Pew Values Poll: Independents' Upper Hand
The Pew Research Center's invaluable political values survey is just out, emphasizing the continued growth in political independents, a group that appears increasingly conflicted about the role of government.
The new poll's sweeping questionnaire allows an updated look at the impact the growth in independent voters and corresponding decline among partisans could have on the nation's ideological leanings as the Obama presidency unfolds. This is particularly true on views of government, as the report notes: "The political values of independents are mixed and run counter to orthodox liberal and conservative thinking about government."
The Center's analysis used 13 indices to gauge public opinion on a range of issue areas. As partisan opinions have grown apart on many topics, independents, who have grown as a share of the population, have not moved consistently in one ideological direction.
(In 2007, the Post, along with our partners at the Kaiser Family Foundation and Harvard University School of Public Health, conducted an in-depth survey of independent voters, finding a politically diverse group, whose impact would prove critical in the 2008 election.)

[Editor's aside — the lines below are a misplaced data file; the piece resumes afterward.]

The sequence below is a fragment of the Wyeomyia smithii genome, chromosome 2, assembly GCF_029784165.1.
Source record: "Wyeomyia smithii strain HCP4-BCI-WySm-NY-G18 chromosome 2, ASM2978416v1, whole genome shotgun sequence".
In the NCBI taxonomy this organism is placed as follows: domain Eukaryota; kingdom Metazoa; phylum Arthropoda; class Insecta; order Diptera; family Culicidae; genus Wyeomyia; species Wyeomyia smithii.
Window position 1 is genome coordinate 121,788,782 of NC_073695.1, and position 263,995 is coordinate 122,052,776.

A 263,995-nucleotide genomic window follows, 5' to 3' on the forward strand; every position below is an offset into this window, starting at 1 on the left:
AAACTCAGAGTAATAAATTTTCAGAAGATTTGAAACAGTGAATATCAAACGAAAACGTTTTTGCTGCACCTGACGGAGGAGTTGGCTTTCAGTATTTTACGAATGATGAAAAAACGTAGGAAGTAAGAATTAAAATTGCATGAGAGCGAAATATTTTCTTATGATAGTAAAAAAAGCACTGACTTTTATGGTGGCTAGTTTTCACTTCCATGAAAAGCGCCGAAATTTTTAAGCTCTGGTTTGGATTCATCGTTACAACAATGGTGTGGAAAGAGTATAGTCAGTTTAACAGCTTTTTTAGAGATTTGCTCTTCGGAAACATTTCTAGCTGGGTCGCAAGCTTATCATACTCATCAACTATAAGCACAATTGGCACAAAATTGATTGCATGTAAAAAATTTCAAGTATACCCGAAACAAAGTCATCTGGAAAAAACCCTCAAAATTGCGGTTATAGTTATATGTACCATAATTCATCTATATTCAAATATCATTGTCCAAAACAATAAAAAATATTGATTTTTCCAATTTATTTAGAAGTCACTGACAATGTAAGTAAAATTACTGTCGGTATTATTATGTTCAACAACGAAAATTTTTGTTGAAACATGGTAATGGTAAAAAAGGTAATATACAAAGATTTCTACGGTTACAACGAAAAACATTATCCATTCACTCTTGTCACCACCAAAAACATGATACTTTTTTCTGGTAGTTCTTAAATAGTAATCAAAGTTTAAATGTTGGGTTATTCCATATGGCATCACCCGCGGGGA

On questions of the social safety net and equal opportunities and rights, independents have shifted toward traditional Republican positions, while on broader role of government questions, independents hew more closely to the Democratic point of view. Independents also tend to lean closer to Democrats on issues including regulation of the free market, social values, religiosity and national security, but are more apt to agree with Republicans on government responsiveness.
While independents on the whole remain a relatively centrist bunch, partisans in the poll have grown markedly further apart. The average difference between Republican and Democratic responses to a range of values questions stands at 16 percentage points, the highest level in surveys dating back to 1987.
That mirrors a trend evident in exit polling dating back to the mid-1970s: A steady climb in ideological alignment among partisans. Nearly four in 10 Democrats voting in the 2008 election considered themselves liberal, tying the previous high of 39 percent in 2004, while among Republicans, 64 percent who voted in 2008 considered themselves conservative, the highest level in any modern exit poll.
The Pew Center's survey provides a broad, baseline measure on partisan and ideological views at the outset of the "Obama era." Whether the trendlines continue to move Obama's way will determine whether that era ends in 2012 or beyond.
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